Christmas Cake and Cheese

While the timing is a little strange, I suppose it’s better late than never. The homestead was gifted a very traditional Christmas treat this week; the Christmas Cake. Known by a few names and eaten all over the world, the Christmas cake can vary in size, shape and may be light or dark, crumbly-moist to sticky-wet, spongy to heavy, leavened or unleavened. Even with all the options, many people seem to have terrible memories of those doorstop versions that are always hidden at the bottom of the freezer.

Here at the homestead, the Christmas cake of choice was always dark, moist, boozy and light on peel (my father detests such things). What we were gifted was close. Unfortunately, it lacked real depth. Don’t get me wrong, the cake was OK; there was a hint of booze and it was light on candied peel, but nothing else jumped out. Of course this was before cheese was added to the mix, because as we all know, cheese makes everything better. Do you eat your Christmas cake with cheese? If so, what kind? On this night, and because we had no warning, we paired it with Piave cheese. Not a traditional combination, but it worked well. Now, even though the festive season is behind us, I think it’s time I try to recreate this Christmas treat.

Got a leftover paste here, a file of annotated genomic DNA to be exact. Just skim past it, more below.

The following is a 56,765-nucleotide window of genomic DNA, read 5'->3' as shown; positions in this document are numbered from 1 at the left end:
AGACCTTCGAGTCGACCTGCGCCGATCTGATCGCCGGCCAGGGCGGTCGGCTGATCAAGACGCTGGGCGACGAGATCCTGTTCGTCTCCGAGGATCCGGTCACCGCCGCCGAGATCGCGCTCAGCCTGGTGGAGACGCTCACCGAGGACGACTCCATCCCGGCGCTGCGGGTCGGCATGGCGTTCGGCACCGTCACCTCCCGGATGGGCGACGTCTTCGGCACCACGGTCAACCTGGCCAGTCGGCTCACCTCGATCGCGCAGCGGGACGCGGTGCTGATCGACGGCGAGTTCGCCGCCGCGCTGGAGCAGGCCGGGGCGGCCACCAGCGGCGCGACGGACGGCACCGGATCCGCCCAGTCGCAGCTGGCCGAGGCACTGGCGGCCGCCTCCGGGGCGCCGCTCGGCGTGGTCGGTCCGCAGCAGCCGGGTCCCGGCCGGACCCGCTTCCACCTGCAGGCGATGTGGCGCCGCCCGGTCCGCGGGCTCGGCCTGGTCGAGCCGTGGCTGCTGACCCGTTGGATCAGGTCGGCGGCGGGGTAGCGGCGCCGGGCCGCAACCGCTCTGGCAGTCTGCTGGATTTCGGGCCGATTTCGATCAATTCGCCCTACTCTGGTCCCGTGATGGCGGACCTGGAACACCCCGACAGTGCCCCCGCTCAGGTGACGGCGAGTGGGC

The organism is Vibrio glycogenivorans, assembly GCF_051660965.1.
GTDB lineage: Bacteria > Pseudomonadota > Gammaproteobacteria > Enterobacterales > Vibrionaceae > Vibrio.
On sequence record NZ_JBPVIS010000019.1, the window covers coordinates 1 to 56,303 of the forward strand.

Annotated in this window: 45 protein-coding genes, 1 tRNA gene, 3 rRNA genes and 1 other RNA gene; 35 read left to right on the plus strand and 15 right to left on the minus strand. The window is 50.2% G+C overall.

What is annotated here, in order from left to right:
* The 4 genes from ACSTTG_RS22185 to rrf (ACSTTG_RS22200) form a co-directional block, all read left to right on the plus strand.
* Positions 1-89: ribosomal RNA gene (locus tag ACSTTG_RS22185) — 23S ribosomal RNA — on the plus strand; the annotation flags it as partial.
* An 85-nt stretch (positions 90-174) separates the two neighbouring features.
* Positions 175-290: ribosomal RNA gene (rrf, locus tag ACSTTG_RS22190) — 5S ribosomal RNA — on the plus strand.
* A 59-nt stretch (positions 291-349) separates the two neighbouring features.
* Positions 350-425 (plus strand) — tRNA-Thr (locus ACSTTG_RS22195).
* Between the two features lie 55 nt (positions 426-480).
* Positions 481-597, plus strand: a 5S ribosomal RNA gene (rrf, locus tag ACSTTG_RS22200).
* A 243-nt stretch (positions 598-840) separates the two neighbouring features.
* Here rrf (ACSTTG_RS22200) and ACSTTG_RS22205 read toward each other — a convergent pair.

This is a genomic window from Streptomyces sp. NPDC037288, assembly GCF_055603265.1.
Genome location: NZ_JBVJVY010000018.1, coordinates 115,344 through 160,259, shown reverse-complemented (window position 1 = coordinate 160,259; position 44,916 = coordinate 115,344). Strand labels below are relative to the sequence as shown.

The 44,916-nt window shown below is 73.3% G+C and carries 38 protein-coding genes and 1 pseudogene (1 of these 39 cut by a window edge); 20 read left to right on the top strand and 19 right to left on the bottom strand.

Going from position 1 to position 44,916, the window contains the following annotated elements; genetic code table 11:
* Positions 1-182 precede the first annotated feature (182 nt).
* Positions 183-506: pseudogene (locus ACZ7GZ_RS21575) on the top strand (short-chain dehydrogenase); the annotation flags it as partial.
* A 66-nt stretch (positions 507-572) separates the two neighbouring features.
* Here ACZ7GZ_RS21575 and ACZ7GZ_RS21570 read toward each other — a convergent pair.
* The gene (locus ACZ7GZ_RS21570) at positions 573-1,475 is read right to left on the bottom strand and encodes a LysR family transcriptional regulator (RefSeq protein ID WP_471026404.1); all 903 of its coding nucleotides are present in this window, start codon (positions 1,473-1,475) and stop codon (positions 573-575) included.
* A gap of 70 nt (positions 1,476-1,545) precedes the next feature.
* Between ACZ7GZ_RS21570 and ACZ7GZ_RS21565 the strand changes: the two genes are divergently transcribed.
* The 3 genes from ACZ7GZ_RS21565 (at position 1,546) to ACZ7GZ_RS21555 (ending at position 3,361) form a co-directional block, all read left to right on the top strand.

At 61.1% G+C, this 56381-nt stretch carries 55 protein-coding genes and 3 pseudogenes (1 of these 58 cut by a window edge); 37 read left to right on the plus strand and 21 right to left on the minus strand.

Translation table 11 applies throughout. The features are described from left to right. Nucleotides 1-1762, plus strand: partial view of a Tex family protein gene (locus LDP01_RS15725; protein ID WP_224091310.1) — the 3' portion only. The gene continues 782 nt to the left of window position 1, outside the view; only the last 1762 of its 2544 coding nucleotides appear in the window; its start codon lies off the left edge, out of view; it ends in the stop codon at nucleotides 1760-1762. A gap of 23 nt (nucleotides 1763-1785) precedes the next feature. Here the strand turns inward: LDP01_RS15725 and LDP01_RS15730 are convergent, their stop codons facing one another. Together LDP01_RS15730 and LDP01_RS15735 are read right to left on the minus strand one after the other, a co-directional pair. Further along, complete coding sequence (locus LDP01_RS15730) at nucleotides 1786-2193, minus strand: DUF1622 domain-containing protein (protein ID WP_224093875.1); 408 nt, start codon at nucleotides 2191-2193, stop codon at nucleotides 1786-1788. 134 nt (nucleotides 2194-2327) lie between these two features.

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4 thoughts on “Christmas Cake and Cheese

  1. I make mie every 2-3 years… whenever I run out. I come from a family who loves it. Dark, rich, moist, and full of spices. Sliced so thin that when you hold it to the window, it looks like stained glass. I now use Bourbon, and that really makes it sing. But, no cheese with it for me. However, we always serve cheese with our traditional date loaf. A really great Canadian Cheddar.
    The aged Piave Veccio is one of my very favourite cheeses. Almost perfection… so I am sure it with your cake must have tasted divine.
    Why are you up so early in the morning? (saw your tweet)… don’t ask me why I am.

  2. I’ve never thought to pair it with cheese. I don’t know why, it makes perfect sense. My dad makes it every year and we actually look forward to our loaf or two. We generally eat it slathered in butter.

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